Tag Archives: diaspora

The Venus Flytrap: A Litany To The Saint Of Lost Things

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Her ammi kal and arivaal in a corner, sentinels of stone and blade. I am here in the last house my grandmother walked in, the kitchen in which she fell and broke her hip weeks before she died in another October. I am here in the first city of my childhood, first city that I lost. Colombo. We are here, my mother and I, to clean this house so that it is something other than a relic to parallel lives we didn’t get to have, hauntings that river beneath the existences we wear, like hidden veins.

At the church of St. Anthony, patron saint of lost things, I tally up the heart’s inventory and ask him to help me lose even more. Everything one loses leaves behind residue, the way the plastic bottle of seawater I filled at Hikkaduwa became bottom-heavy with granules of sand. A litany as I light candles: Let me lose the things I still carry, the weight of what I lost. The grief and the greed, the sorrow and the sin.

A family emergency. The return postponed. And suddenly I have unstructured time, days that will either be too long or inadequate. My friend with two lines of Robert Frost tattooed on his forearm is in the same city now, a coincidence. If we meet, we will break our long history of seeing each other just before one us catches a flight out. That had been the plan. But in mine’s postponement, in the unexpected glut-gift of extra time, it’s another poem of Frost’s that I stumble on. It’s called “Directive”, and contains these darkening lines: “There is a house that is no more a house/ Upon a farm that is no more a farm /And in a town that is no more a town. / The road there, if you’ll let a guide direct you/ Who only has at heart your getting lost…”

My book comes out here before it does anywhere else. At its launch, I say, “I’ve read my writing on three continents, but this is the first time I’m doing it in my motherland.” It is. Do you know what a distance a one-hour flight is, if you calculate that distance in the intangibles of separation? I lived in Sri Lanka as a child, I lost and longed for Sri Lanka while still a child, and then that longing became the ink of my life as an artist. It’s taken until my early 30s to try to build something that isn’t connected to family or nostalgia. An adult’s emotional cartography. To fall in love with, and in. I barely know where to begin.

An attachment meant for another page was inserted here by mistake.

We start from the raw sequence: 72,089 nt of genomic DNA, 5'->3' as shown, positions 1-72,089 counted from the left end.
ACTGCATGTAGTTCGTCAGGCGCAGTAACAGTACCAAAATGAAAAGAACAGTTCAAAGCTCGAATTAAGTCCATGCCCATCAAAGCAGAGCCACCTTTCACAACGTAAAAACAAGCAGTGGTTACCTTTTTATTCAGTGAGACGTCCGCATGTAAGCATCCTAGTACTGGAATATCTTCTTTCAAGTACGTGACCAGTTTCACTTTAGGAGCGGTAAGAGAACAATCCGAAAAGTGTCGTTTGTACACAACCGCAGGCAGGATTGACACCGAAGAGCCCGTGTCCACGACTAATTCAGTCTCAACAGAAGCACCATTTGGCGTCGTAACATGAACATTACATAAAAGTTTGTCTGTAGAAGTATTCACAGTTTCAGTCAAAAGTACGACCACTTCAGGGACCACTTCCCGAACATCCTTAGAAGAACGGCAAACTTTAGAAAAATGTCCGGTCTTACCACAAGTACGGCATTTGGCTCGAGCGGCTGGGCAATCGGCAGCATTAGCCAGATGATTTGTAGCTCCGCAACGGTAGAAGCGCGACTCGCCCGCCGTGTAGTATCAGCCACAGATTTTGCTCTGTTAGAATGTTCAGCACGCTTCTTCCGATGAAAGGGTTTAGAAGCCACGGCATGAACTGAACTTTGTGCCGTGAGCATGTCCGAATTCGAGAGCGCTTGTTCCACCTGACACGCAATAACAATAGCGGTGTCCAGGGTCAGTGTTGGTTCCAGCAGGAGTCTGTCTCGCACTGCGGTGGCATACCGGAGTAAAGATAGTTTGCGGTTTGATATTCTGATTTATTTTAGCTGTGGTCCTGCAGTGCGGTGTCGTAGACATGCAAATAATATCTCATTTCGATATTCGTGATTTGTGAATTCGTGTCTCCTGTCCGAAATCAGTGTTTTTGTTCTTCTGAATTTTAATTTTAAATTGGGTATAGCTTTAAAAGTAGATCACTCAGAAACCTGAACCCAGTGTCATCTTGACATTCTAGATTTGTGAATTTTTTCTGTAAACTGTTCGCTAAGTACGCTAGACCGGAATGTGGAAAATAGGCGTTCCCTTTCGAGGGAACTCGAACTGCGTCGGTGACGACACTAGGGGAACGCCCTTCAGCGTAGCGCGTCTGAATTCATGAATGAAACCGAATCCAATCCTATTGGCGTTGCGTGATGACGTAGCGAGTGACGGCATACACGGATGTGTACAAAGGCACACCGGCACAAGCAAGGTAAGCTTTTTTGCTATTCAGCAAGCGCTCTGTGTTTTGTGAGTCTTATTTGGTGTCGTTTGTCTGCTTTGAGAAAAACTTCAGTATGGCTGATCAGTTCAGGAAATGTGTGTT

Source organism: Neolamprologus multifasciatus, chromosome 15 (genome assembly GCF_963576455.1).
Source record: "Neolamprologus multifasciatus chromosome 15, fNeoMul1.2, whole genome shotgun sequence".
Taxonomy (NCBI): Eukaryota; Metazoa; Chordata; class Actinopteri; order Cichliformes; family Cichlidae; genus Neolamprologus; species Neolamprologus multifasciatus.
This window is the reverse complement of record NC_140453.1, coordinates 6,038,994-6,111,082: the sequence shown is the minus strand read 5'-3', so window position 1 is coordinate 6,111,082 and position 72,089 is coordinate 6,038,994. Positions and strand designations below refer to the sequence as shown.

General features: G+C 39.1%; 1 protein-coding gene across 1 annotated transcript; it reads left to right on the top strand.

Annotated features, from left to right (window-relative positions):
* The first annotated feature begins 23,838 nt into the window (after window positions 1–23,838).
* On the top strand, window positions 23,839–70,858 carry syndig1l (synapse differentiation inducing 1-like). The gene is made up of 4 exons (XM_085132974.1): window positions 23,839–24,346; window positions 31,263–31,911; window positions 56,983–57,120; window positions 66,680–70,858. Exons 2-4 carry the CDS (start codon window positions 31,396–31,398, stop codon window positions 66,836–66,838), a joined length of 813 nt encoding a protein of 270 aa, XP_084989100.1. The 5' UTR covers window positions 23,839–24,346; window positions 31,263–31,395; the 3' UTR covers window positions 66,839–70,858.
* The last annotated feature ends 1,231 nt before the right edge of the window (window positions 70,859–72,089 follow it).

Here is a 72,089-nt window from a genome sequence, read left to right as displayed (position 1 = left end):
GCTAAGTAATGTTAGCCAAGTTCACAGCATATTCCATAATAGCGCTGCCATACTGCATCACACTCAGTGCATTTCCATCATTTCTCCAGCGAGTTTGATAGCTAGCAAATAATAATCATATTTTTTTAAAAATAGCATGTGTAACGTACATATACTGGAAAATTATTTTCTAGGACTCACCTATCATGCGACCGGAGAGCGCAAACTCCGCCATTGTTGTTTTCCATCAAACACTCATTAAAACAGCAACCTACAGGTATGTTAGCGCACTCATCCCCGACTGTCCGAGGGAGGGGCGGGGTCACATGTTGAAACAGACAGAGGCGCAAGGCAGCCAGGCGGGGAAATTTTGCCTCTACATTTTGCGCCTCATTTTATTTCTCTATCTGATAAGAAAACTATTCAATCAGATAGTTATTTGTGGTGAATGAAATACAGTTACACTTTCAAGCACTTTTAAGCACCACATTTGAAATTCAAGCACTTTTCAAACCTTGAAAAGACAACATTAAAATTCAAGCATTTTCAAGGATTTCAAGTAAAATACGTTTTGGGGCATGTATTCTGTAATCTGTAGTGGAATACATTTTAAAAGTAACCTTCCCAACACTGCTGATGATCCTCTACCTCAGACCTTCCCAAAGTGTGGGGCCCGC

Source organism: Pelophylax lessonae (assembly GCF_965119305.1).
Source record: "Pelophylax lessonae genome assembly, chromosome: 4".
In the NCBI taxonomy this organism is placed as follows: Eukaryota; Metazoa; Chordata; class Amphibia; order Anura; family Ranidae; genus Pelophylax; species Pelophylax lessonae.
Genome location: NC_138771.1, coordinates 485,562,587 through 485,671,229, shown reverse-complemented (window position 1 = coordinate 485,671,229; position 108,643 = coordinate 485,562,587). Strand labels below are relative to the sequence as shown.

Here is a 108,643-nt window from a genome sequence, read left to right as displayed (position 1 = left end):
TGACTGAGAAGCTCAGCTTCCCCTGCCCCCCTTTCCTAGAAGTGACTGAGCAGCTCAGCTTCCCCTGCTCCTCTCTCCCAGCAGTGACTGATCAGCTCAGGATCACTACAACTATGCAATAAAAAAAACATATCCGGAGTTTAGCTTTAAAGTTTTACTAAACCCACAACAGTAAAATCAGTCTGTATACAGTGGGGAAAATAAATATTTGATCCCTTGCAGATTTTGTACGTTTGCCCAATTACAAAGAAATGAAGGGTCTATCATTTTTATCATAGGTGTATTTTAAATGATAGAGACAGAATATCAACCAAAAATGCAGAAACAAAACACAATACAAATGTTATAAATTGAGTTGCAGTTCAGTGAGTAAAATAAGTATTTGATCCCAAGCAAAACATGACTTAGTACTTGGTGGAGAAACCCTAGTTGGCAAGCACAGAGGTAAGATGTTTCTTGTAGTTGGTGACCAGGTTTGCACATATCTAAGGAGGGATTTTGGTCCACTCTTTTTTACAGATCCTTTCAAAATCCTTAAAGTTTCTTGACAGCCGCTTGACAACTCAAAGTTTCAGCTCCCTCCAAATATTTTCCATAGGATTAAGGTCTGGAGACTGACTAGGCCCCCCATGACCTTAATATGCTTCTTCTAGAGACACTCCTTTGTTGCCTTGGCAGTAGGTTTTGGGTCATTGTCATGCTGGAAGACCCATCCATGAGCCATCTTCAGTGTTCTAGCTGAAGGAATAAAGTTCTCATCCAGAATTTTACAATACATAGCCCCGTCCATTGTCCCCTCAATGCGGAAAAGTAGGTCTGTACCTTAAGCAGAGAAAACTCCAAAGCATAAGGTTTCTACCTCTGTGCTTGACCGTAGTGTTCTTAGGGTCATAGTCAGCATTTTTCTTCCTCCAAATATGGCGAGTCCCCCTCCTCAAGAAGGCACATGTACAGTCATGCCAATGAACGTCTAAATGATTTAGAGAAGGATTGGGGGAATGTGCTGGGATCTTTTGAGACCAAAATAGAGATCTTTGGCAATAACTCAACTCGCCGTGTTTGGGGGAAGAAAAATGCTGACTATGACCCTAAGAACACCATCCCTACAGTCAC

The first thing I make in my grandmother’s kitchen is her chukku kopi. The blend comes from Batticaloa; its secrets include coriander. I drink it and call on St. Anthony to take away my cynicism, to let me misplace it among all my other lost bearings. To give me back the only story I have told over and over: the fiction that I belong somewhere, to something worth holding, that anyone at all claims me among the elements that compose their definition of home.

An edited version appeared in The New Indian Express on October 20th. “The Venus Flytrap” appears on Thursdays in Chennai’s City Express supplement.

A New Short Story

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To celebrate its second anniversary, The Hindu Business Line’s BLink magazine has published a fiction special. My short story on Sri Lanka, family and faith, written exclusively for this issue, is in it.

Warakapola

In Warakapola we stop for the first time, at the Bhadrakali-Hanuman kovil by a hill on the A1 highway, the first of many roads on this journey. We climb the few stairs to the temple to see its strangely companionable deities, but our grandfather gets out of the vehicle only for the Pillaiyar at its base. He holds a dried coconut with both hands, and circles it in the air, making his entreaties to the god of beginnings. And then he breaks it open on the ground, using his better arm. On the second try, it cracks open.

We bought the coconuts as we left Wellawatte and divided them into two bags. One is in the backseat, the other lodged between the driver and my grandfather, in the front. They must not be stepped on. We stretch our limbs out and try to sleep.

Nobody tells us — although there are those in the van who know — that it will be 10 hours to Batticaloa, in all.

You can read all of “16 Coconuts To Pillayaradi” here.